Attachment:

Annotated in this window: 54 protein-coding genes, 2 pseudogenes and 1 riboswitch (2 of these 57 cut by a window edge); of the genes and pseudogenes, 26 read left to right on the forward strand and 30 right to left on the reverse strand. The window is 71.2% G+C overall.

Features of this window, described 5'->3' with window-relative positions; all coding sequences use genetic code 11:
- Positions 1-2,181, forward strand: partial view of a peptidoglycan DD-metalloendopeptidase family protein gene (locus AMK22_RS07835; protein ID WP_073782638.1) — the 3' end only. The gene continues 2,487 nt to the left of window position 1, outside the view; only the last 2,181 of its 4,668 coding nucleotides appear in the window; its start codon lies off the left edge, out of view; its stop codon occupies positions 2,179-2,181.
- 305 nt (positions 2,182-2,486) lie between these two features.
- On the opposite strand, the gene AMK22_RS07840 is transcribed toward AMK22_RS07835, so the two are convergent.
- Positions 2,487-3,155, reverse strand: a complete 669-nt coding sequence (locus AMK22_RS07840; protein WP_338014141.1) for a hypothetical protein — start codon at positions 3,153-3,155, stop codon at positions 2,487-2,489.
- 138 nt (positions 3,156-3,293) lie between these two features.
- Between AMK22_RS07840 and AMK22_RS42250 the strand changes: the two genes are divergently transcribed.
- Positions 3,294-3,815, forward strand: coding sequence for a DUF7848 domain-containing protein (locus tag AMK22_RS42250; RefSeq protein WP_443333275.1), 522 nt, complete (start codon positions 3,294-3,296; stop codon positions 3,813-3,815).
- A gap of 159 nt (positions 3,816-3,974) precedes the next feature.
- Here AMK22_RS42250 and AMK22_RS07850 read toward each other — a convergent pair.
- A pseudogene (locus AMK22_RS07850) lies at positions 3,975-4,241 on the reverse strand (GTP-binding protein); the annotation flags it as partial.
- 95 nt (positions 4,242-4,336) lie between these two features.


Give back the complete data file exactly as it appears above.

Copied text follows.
Annotated in this window: 54 protein-coding genes, 2 pseudogenes and 1 riboswitch (2 of these 57 cut by a window edge); of the genes and pseudogenes, 26 read left to right on the forward strand and 30 right to left on the reverse strand. The window is 71.2% G+C overall.

Features of this window, described 5'->3' with window-relative positions; all coding sequences use genetic code 11:
- Positions 1-2,181, forward strand: partial view of a peptidoglycan DD-metalloendopeptidase family protein gene (locus AMK22_RS07835; protein ID WP_073782638.1) — the 3' end only. The gene continues 2,487 nt to the left of window position 1, outside the view; only the last 2,181 of its 4,668 coding nucleotides appear in the window; its start codon lies off the left edge, out of view; its stop codon occupies positions 2,179-2,181.
- 305 nt (positions 2,182-2,486) lie between these two features.
- On the opposite strand, the gene AMK22_RS07840 is transcribed toward AMK22_RS07835, so the two are convergent.
- Positions 2,487-3,155, reverse strand: a complete 669-nt coding sequence (locus AMK22_RS07840; protein WP_338014141.1) for a hypothetical protein — start codon at positions 3,153-3,155, stop codon at positions 2,487-2,489.
- 138 nt (positions 3,156-3,293) lie between these two features.
- Between AMK22_RS07840 and AMK22_RS42250 the strand changes: the two genes are divergently transcribed.
- Positions 3,294-3,815, forward strand: coding sequence for a DUF7848 domain-containing protein (locus tag AMK22_RS42250; RefSeq protein WP_443333275.1), 522 nt, complete (start codon positions 3,294-3,296; stop codon positions 3,813-3,815).
- A gap of 159 nt (positions 3,816-3,974) precedes the next feature.
- Here AMK22_RS42250 and AMK22_RS07850 read toward each other — a convergent pair.
- A pseudogene (locus AMK22_RS07850) lies at positions 3,975-4,241 on the reverse strand (GTP-binding protein); the annotation flags it as partial.
- 95 nt (positions 4,242-4,336) lie between these two features.